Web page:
Thursday, April 29, 2010

Mrs. Scribe Reviews: The Crowning Glory of Calla Lilly Ponder



Think Southern Gothic. Without the convoluted familial ties of Faulkner nor the dark brooding nature of Flannery O'Connor. Think Fannie Flagg, of Fried Green Tomatoes fame. Or Lee Smith, author of Oral History and Saving Grace.

Or, think Rebecca Wells. The Ya-Ya Sisterhood doesn't appear in Wells' latest novel, but she certainly has some divine secrets to tell

I've always been partial to Ms. Wells' prose. Even though the 2002 flick conjured from her novel The Divine Secrets of the Ya-Ya Sisterhood almost ruined a good story for me (Note to self: Never watch a movie before reading the book!), I've always been attracted to Wells and the down-home quality of her writing.

In The Crowning Glory of Calla Lilly Ponder, Wells captures the essence of Southern female-hood in a way that evokes both empathy (for we of Southern heritage) and sympathy (for those Yankees who wish they were of Southern heritage) at once; her voluptuous, mystical way with words has kept me happily reading through all four of her novels.

When I pick up a work by Rebecca Wells, I'm treated to the Spanish Moss and searing, down-home humidity of her native Louisiana, but to so much more, as well. The sense of style, and of humor, with which we Southern gals face almost all the bad hands that life sometimes deals us come alive in these 391 pages.

Calla Lilly Ponder is our protagonist. She's also on a mission, both to go to beauty school and to find herself. She leaves her tiny bayou home for the big city, only to discover that she already had what she was missing all along.

A little like Dorothy and the Wizard, minus the tornado and Toto, too. But I find Wells' tale perfectly in line with my way of thinking when Calla enlists a gay couple, a childhood friend masquerading as a Playboy Bunny and a Cajun river pilot, among many others, to help her find her way.

Yes, this is a "quest" novel, but instead of Ulysses and his search for "worth and knowledge," you'll learn a lot about one little ol' gal and in the end, something about yourself, as well.

I left Calla Lilly with a profound sense of regret, and a great appreciation for the bayous and the byways of the Louisiana countryside, as well as for the bustle of the Big Easy, New Orleans.

I also found myself thirsty. For a Pat O'Brien's Hurricane, with an orange slice and a cherry on top. Or just wanting to drink at the fountain of my own Southern heritage.

You pick. And even if you don't hail from below the Mason Dixon Line, Cally Lilly and her kin will welcome you with open arms. Their neighborliness and their knowledge of the human condition are their crowning glory.

20 comments:

quilly said...

I absolutely love your prose in this review, and if that book spawned it, I want to read the book, too -- twice! Maybe even twice a day!

Cheryl said...

Love Fanny Flagg so if Wells is as welcoming as she is, I'm in. To hell with the Mason-Dixon line. I'll cross commute.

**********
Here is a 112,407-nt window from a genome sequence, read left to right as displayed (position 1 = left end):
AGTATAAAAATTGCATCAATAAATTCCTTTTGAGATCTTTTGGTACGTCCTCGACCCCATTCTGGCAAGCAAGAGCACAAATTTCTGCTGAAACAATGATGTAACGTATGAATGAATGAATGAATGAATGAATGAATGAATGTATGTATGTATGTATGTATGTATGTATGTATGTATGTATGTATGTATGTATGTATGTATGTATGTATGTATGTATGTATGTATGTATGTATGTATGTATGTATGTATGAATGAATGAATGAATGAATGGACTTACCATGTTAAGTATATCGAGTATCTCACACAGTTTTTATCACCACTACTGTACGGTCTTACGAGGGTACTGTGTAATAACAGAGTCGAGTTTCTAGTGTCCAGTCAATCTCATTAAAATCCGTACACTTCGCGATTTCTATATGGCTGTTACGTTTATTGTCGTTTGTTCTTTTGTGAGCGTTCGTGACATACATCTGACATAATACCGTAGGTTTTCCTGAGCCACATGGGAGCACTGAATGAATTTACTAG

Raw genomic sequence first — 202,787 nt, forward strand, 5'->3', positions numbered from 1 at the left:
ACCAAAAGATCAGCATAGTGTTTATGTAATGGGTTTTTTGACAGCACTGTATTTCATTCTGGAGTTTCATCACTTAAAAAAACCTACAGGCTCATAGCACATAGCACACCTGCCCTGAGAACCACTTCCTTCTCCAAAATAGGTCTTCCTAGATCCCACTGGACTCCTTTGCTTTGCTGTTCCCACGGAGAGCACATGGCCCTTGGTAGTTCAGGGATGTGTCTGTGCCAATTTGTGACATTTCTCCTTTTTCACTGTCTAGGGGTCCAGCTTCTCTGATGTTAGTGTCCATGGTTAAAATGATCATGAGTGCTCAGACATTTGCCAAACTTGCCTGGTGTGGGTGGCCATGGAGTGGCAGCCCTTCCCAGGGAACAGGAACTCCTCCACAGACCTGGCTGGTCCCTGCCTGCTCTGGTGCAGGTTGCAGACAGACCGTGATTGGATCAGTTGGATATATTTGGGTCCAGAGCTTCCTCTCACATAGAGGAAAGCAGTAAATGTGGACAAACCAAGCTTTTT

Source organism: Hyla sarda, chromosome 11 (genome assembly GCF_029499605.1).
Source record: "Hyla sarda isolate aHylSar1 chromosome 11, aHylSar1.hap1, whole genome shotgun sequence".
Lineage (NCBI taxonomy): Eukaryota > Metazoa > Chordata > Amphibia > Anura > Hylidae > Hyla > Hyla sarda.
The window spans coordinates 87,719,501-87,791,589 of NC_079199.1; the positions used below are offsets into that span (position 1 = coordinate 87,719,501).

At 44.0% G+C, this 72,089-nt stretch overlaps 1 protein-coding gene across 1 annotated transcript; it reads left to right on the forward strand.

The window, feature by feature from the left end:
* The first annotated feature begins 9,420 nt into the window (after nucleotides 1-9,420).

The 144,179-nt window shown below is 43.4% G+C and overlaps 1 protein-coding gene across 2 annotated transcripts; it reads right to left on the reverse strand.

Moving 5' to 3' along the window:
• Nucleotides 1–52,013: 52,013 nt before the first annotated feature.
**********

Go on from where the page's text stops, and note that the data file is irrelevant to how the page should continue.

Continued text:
Amy said...

Sold. I've enjoyed her other books, but it's been a while. Been rereading FGT cause sometimes you just need to hear good Southern women telling you a story.

I have a classmate who, if her book is only getting better, will undoubtedly be the next big Southern writer. Pretty positive about this. If I'm right in however many years, I'll send you the book.

Jennifer said...

I've been dreaming about taking a trip to New Orleans again and you just sold it! I love your description and I feel like I can truly get a sense of the book. There's nothing like the South and this is a book that will be added to my collection.

Tara R. said...

Fortunately I read Ya-Yas before seeing the movie. I enjoy Wells and will be checking out her latest novel. Being from the south, so many of her characters are very familiar to me.

Christina Lee said...

Well, you've sold me!

cat said...

I will write this one down to read. Thanks!

June Freaking Cleaver said...

I'll add this to my TBR list. Until I lived in the South, I thought all these character "types" were fictional...they are NOT.

Ronnica said...

Interesting...going to have to check her out.

Krysten @ After 'I Do' said...

Oh my gosh I love Wells! The Ya Yas was such an amazing book (and I'm so glad I read it BEFORE I saw the movie). I will definitely have to check this book out.

Megan (Best of Fates) said...

I've never read a Rebecca Wells book - maybe because I' not southern I never felt drawn towards the prose, but now I'm tempted. Next time I see one of her books at the used book store I'll definitely pick it up.

trish said...

This is the loveliest review of this book I've read! And I see from the comments that others loved your review as well! If I wasn't already interested in reading this, your review would have definitely put me over the edge. :)

Thanks for being on this tour!

Tracie said...

I'll put it on my 'to-read' list. I loved the Ya-Ya's - not so much the sequel though.

Sarah said...

i love those two movies, so i'll pick this one up and add to my amazon cart. thanks!

blueviolet said...

I really am interested in reading this now!!! Calling library now....

The Blonde Duck said...

Calling the library....

paige said...

This sounds like a good one. I'm from the South, too. :)

Jeanie said...

I read it, I loved it, and I loved your review....it makes me want to read it again. Plus, I'm going to New Orleans in June. Here's to Hurricanes, drinks that is, not storms.

dkzody said...

I have this book, sitting on the coffee table, but have never gotten more than 20 or so pages into it. I loved her other books, but this one just doesn't grab me. Maybe I'll try again.

miss jo said...

Thanks for a summer reading recommendation...I enjoy a good Southern tale and really got into the Ya-Ya Sisterhood, the book.

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